Commitment Date: 4/21/12
In a class of five linemen, it is difficult to say who is the best one. An argument can be made for Montelus. He committed to Notre Dame during the Blue-Gold game. Montelus can play anywhere along the inside, Guard or Center. This flexibility will allow him to get on the field early. He was a U.S. Army All-American. Notre Dame, due to injury, lacks a lot of depth along the Offensive Line. There is definitely a place for him somewhere in the two-deep when he arrives at Notre Dame.
From the Slap the Sign Evaluation:
Montelus is a 4 star recruit that stands 6’5’’ and weighs 295 pounds, which is a monster of a guard. Typically guards tend to be a little smaller, since they tend to do the most moving out of the group. He is classified as a guard, but in his film he played guard on most running plays and tackle on passing plays. I couldn’t believe how fundamentally sound this guy is. His pass blocking is flawless, simply because he stays on his toes and chops his feet constantly so he can move in any direction quickly. Each lineman executing a pocket protection blocking scheme knows that you take kick slides backwards generally 1-2 for a guard and 2-3 for the tackle. This creates a pocket and if each lineman does their own job no one should get through. Montelus stays low, doesn’t take unneeded steps with his kick slides, and most of all keeps his feet moving. There are different blocking schemes for quick passes, which is a lesser of a drop and can be in some cases firing out of his stance 2-3 steps. When run blocking, Montelus looks like an unstoppable force that defenders fear. He stays low when firing out and has a good point of contact. Driving a defender correctly consists of a good base, this means having your knees bent and your feet shoulder width apart, and lastly your hand under the shoulder pads. Strength is channeled through his whole body when he hits a defender. On film he has many pancakes simply because he has good technique. Just wait until he has a strength and conditioning coach in college.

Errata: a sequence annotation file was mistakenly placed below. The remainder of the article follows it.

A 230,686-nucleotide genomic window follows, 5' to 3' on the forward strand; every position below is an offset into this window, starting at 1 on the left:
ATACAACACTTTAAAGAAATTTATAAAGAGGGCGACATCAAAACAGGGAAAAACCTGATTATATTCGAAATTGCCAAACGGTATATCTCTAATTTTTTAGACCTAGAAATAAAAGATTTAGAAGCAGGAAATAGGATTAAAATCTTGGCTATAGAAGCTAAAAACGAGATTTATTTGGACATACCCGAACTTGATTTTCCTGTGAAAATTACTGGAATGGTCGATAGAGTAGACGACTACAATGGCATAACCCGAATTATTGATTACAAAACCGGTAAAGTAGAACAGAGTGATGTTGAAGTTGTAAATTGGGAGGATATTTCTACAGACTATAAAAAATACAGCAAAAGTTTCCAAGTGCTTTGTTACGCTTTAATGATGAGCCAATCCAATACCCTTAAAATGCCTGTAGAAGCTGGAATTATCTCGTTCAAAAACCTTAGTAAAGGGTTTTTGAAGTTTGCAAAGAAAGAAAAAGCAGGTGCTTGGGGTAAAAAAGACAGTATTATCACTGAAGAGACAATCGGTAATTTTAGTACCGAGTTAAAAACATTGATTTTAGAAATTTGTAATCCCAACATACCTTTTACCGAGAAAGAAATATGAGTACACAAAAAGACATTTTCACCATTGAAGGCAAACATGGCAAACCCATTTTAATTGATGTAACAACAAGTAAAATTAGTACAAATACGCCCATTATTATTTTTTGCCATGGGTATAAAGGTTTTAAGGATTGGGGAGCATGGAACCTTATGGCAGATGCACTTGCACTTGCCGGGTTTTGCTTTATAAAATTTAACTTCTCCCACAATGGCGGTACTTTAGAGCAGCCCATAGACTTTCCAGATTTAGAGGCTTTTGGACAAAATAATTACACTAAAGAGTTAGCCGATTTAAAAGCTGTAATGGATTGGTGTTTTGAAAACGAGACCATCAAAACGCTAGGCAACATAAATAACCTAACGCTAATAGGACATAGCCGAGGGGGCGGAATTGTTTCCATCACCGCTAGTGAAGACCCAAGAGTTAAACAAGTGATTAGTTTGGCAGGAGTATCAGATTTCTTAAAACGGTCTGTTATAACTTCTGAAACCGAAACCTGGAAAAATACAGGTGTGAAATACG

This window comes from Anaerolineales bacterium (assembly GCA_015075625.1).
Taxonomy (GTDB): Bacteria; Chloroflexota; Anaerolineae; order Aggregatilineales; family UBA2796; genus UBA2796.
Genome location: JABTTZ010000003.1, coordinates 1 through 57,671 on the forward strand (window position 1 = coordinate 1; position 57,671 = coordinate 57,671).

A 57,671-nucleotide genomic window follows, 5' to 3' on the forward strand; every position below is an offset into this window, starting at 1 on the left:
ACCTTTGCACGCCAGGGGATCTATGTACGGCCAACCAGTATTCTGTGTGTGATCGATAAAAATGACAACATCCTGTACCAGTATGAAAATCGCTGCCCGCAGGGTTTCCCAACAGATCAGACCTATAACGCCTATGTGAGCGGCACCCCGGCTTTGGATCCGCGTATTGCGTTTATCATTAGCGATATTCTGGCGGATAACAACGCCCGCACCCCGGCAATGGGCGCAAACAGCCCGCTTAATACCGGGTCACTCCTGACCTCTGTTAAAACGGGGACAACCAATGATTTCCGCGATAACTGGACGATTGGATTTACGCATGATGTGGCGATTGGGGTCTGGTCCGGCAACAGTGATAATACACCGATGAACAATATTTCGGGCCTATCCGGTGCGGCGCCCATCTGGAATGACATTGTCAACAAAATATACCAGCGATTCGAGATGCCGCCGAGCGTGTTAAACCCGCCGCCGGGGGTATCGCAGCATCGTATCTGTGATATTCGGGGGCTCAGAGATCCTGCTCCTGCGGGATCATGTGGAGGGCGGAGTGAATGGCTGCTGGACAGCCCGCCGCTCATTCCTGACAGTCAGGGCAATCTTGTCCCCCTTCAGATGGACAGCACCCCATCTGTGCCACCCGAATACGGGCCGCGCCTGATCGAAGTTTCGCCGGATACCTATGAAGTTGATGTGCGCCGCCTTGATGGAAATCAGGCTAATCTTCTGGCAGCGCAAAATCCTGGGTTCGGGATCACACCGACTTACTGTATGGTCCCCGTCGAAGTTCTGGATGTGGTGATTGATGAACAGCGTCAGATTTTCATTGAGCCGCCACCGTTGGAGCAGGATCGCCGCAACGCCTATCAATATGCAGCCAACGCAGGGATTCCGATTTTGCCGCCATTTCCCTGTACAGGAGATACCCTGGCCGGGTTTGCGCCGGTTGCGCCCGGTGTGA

To be honest, Montelus has very few weaknesses and these are things that can be corrected very quickly. At points in the film you can see he likes to deliver the big hit, which is great, but in college against the caliber of player he will face those guys will be able to counter that into a missed block. Now when Montelus delivers a big hit he gets his head too far over his feet putting him off balance. A good defensive lineman will be able to swim or side step this leaving the offensive lineman on the ground. The good thing about this is I only saw him do this a hand full of times on film otherwise he was under control.
Overall the thing I really like about him is the technique he executes very well. He must have some good coaches down there, because it is hard to find a consistent flaw in his blocking. As far as seeing him as a freshman is highly doubtful. There are not many freshman linemen that start in college, mainly because they don’t have the strength yet. It is always a possibility, but as we all know there are 4 senior offensive linemen right now for Notre Dame. We will see, but I see him as at least a 2 year starter maybe 3.